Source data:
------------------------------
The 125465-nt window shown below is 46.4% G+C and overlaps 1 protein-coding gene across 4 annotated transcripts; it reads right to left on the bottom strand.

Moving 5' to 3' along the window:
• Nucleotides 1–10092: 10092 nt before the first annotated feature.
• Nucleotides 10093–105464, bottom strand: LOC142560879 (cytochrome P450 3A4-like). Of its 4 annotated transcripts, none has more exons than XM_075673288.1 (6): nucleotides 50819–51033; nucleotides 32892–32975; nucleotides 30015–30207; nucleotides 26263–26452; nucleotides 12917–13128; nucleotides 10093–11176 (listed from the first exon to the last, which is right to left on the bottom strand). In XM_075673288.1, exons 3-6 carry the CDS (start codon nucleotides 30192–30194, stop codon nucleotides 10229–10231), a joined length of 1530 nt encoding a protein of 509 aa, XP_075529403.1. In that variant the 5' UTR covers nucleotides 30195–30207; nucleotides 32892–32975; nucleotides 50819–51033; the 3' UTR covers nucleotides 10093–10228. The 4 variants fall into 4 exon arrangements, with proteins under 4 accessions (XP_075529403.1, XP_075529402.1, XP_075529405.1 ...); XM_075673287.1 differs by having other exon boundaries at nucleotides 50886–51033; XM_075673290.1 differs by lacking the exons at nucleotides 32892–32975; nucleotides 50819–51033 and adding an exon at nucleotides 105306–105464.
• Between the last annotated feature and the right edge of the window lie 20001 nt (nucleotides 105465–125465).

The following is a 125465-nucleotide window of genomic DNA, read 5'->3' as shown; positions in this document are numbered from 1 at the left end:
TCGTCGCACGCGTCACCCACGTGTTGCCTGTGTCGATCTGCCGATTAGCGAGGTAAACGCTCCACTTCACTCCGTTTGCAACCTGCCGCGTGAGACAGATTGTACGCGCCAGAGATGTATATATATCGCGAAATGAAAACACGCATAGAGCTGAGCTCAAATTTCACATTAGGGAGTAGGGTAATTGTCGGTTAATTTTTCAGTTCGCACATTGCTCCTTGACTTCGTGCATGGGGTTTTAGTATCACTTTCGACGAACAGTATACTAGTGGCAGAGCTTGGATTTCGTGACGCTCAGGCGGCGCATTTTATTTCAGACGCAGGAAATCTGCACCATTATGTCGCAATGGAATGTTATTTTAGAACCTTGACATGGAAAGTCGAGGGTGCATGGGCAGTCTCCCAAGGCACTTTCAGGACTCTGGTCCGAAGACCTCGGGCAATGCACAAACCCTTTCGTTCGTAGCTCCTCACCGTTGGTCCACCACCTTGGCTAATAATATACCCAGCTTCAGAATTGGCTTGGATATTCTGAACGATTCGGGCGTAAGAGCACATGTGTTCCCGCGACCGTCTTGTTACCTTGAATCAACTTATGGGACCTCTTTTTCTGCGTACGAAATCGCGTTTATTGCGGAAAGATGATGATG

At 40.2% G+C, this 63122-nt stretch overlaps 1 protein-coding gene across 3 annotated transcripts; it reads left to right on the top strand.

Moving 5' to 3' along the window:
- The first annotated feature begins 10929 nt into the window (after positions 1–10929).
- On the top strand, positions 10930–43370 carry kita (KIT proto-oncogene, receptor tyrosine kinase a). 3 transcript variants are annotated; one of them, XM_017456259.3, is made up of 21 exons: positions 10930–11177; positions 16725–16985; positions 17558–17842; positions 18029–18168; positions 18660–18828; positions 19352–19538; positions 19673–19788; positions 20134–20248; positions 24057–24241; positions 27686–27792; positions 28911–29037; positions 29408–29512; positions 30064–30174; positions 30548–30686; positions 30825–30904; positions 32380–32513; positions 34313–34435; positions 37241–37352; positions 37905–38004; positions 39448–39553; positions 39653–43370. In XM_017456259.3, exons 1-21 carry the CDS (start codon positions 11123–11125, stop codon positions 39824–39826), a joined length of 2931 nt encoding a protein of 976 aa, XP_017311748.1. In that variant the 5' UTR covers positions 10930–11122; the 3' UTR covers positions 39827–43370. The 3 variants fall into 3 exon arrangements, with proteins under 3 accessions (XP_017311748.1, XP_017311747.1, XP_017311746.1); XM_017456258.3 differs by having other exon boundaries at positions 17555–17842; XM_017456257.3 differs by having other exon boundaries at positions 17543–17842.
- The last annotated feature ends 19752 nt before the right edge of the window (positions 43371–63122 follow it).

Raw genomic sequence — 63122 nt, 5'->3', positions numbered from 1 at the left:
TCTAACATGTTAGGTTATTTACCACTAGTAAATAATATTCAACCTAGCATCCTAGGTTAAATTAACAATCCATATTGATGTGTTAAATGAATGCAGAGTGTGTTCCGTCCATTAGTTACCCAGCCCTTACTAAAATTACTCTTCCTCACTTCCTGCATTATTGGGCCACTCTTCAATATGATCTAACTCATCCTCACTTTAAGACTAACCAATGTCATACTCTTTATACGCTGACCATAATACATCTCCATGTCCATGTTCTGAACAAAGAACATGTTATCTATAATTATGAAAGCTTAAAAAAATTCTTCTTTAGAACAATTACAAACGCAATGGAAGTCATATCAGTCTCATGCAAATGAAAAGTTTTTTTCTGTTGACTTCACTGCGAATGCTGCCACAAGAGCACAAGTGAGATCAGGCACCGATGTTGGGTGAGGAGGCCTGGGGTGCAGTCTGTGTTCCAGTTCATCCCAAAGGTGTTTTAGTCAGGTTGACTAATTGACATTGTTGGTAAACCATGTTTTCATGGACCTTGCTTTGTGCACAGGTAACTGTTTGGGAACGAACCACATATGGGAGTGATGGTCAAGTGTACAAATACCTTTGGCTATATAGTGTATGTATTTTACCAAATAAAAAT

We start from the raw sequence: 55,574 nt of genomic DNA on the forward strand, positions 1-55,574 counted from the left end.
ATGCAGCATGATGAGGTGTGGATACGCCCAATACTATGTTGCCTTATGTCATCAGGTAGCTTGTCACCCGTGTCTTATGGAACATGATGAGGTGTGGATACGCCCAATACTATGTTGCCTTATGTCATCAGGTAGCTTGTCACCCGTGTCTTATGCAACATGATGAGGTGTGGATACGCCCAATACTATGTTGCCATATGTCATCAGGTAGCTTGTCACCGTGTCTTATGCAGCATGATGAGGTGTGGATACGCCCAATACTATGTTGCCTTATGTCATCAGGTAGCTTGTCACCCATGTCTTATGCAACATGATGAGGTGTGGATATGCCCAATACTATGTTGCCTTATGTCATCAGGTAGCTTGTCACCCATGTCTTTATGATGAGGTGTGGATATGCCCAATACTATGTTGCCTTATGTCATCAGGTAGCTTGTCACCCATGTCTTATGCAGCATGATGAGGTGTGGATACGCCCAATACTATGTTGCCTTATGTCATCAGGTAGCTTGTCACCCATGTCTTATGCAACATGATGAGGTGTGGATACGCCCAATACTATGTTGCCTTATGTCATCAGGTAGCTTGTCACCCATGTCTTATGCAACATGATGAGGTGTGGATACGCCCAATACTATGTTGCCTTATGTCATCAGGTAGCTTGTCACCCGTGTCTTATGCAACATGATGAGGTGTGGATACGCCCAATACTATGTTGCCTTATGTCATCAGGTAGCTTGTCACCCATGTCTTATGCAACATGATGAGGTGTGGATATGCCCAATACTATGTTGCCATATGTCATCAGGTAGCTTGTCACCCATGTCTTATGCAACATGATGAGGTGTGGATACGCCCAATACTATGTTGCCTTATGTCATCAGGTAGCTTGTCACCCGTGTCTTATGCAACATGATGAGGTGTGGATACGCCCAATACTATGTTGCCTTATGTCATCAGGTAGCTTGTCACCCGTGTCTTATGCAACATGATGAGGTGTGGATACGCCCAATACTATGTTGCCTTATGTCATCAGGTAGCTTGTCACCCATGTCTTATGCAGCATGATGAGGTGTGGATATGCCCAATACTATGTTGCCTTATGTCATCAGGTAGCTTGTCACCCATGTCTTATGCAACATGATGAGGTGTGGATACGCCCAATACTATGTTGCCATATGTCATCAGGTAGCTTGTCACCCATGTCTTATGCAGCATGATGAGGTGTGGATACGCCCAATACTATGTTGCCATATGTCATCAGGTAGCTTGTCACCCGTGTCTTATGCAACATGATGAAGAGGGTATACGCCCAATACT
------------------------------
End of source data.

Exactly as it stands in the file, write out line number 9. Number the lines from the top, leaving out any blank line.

Moving 5' to 3' along the window: